Solihull News - - NEWS - ALI­SON STACEY ali­son. stacey@ reach­plc. com

WHEN Sheron Wil­liamson’s heart stopped in hos­pi­tal, her daugh­ter watched her die.

Her mon­i­tor flat­lined. Sheron saw a glow­ing white light – but medics brought her back.

Four days later, she re­ceived a new heart from a soldier be­lieved to have died from in­juries sus­tained in the Iraq War.

Sheron’s life was saved – but she was haunted by the hero whose death was her sal­va­tion.

When she awoke from the op­er­a­tion, she started ex­pe­ri­enc­ing strange, un­ex­plained symp­toms.

She be­gan crav­ing beer – some­thing she hated – and could not shift the smell of damp woolly socks for more than a year.

The 50- year- old be­lieves those un­usual side- ef­fects were down to ‘ wear­ing some­body else’s heart’.

Sheron, who now lives in Soli­hull, told how she sud­denly be­came ill af­ter a run, and man­aged to get her­self to hos­pi­tal just in time.

“I started to feel un­well,” she re­called. “My legs were shak­ing, and I started to vomit. I took my­self to the Queen El­iz­a­beth Hos­pi­tal. I’d been there around six times pre­vi­ously, but they kept re­as­sur­ing me I was fit and healthy.

“On this par­tic­u­lar morn­ing it was dif­fer­ent.

“They told me I had just 12 days to live.”

Sheron was di­ag­nosed with gi­ant- cell my­ocardi­tis, a rare dis­or­der where the heart is in­flamed.

She was put on med­i­ca­tion and un­der­went two sur­gi­cal pro­ce­dures. But sud­denly she suf­fered huge blood loss and car­diac ar­rest.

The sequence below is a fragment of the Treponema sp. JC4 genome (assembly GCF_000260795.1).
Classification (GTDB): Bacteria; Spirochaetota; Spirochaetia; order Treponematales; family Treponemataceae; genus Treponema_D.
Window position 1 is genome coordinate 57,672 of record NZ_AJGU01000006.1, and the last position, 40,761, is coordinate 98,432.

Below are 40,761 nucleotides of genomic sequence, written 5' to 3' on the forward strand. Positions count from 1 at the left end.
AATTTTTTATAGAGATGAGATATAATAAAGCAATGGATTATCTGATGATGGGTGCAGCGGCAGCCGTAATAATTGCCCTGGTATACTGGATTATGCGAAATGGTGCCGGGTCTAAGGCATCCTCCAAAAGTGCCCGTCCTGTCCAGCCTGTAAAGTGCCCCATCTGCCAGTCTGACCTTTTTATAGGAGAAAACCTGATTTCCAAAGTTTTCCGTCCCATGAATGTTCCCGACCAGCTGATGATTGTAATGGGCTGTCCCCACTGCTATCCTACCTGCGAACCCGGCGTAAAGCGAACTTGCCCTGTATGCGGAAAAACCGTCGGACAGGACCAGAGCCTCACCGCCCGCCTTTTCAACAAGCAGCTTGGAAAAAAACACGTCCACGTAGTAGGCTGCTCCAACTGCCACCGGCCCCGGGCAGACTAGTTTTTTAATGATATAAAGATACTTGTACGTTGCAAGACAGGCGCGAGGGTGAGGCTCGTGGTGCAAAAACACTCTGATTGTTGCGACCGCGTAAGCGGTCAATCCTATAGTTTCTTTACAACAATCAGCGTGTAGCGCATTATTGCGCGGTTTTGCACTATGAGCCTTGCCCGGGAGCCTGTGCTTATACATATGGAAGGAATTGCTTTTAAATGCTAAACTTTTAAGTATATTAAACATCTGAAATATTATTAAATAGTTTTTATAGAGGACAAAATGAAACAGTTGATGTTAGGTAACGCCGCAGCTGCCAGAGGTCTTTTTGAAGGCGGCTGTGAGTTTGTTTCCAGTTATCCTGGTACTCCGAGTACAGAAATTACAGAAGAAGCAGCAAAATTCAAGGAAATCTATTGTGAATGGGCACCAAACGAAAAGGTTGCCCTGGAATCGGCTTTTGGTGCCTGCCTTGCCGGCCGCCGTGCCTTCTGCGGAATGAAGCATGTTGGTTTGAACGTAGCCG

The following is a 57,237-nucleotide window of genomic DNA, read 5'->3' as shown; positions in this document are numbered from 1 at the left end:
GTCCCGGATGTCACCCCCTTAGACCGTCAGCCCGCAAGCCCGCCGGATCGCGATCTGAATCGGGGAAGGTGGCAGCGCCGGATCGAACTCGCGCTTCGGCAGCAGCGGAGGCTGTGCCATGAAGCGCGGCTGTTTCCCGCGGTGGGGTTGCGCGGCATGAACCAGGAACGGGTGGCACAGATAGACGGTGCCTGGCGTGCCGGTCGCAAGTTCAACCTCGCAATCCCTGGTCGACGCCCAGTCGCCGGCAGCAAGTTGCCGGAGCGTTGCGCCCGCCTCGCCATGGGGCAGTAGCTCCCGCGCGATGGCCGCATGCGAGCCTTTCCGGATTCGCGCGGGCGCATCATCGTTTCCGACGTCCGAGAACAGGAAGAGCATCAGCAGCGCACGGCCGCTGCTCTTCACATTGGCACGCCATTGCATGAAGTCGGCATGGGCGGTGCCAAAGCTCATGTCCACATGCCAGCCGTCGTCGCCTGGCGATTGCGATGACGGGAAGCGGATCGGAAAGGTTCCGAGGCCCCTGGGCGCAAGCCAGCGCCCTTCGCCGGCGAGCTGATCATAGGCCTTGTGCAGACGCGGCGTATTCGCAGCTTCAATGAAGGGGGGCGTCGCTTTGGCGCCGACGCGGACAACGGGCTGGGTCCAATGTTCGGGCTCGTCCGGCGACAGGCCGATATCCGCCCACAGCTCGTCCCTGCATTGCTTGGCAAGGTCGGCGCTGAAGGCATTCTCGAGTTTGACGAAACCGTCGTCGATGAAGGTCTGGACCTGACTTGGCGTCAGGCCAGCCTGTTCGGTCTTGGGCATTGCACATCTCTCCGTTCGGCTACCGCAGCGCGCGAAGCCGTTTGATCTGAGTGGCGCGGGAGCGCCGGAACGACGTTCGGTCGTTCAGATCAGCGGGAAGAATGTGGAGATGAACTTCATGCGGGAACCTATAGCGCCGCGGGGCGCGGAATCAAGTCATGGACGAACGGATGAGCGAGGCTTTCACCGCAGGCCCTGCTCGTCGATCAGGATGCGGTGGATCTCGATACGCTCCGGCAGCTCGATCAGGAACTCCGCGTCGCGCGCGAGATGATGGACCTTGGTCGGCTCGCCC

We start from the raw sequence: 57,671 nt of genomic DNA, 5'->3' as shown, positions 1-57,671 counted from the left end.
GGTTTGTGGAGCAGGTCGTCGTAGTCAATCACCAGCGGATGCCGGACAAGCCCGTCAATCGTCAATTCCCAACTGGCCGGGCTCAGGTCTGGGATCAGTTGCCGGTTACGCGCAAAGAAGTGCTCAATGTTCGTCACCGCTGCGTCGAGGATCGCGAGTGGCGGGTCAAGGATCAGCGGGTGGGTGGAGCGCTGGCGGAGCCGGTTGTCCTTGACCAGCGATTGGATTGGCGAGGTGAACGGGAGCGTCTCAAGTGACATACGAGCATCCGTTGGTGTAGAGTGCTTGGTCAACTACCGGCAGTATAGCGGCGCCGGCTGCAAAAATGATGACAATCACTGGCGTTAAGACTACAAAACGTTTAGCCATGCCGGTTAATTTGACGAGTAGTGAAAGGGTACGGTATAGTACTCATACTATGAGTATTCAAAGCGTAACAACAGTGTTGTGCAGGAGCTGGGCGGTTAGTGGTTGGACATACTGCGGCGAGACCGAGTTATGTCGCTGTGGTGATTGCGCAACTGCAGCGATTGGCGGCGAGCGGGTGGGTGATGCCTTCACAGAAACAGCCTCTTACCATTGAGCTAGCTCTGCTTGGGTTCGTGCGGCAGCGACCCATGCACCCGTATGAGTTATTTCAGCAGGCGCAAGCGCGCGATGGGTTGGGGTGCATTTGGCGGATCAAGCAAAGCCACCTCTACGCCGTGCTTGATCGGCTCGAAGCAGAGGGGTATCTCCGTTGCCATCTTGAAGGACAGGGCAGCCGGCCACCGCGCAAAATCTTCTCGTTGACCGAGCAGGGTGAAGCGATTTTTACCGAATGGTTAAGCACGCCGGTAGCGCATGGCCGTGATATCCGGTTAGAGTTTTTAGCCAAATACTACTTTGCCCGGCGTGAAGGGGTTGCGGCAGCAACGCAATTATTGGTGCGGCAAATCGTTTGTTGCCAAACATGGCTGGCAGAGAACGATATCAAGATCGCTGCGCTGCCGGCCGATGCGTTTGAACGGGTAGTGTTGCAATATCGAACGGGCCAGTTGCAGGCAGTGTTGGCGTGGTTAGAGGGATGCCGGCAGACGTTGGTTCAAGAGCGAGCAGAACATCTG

Sheron died in hos­pi­tal and was brought back to life by doc­tors.

“I was sit­ting in bed eat­ing my corn­flakes, when I felt some­thing wet on my side,” she says. “At first, I thought I had spilled the milk. Then, when I looked down, it was blood. There was so much that it had gone on the floor and run to­wards the door.

“I fell un­con­scious, and my heart mon­i­tor was flatlin­ing. That’s when I saw the light that ev­ery­body talks about.

“My heart had stopped. When I woke up, my daugh­ter told me that she had watched me die. It was so trau­matic for her.

“Af­ter that medics de­cided I needed a trans­plant.”

Sheron was put on the trans­plant list and mirac­u­lously, four days later on March 19, 2011, a heart was found and Sheron un­der­went trans­plant surgery.

“As a mother to a 14- year- old, I was distraught, our lives were turned up­side down,” she says. “But four days later, thanks to a donor, I woke up wear­ing a new heart.”

The gift of the donor fam­ily had saved Sheron’s life, mean­ing that she can now see her teenage daugh­ter grow up.

But al­most as soon as she had wo­ken up from the life- chang­ing op­er­a­tion the mum- of- one started ex­pe­ri­enc­ing strange symp­toms.

“There was a ru­mour that he was a soldier who had been flown back from Iraq to the QE Hos­pi­tal,” says Sheron. “When I woke up all I could smell was wet woolly socks. Ap­par­ently, I was scream­ing that I wanted a beer. It’s all I kept say­ing.

“Even­tu­ally, a mem­ber of my fam­ily was able to bring me a can of beer into the ward, and I just spat it out. Who knows, but per­haps it was be­cause I was wear­ing a soldier’s heart that I was get­ting his crav­ings.

“All I could smell was those socks for about a year, but thank­fully it’s faded now.”

Above, Sheron Wil­liamson is a pic­ture of health to­day and, left, all smiles with daugh­ter Sheroni

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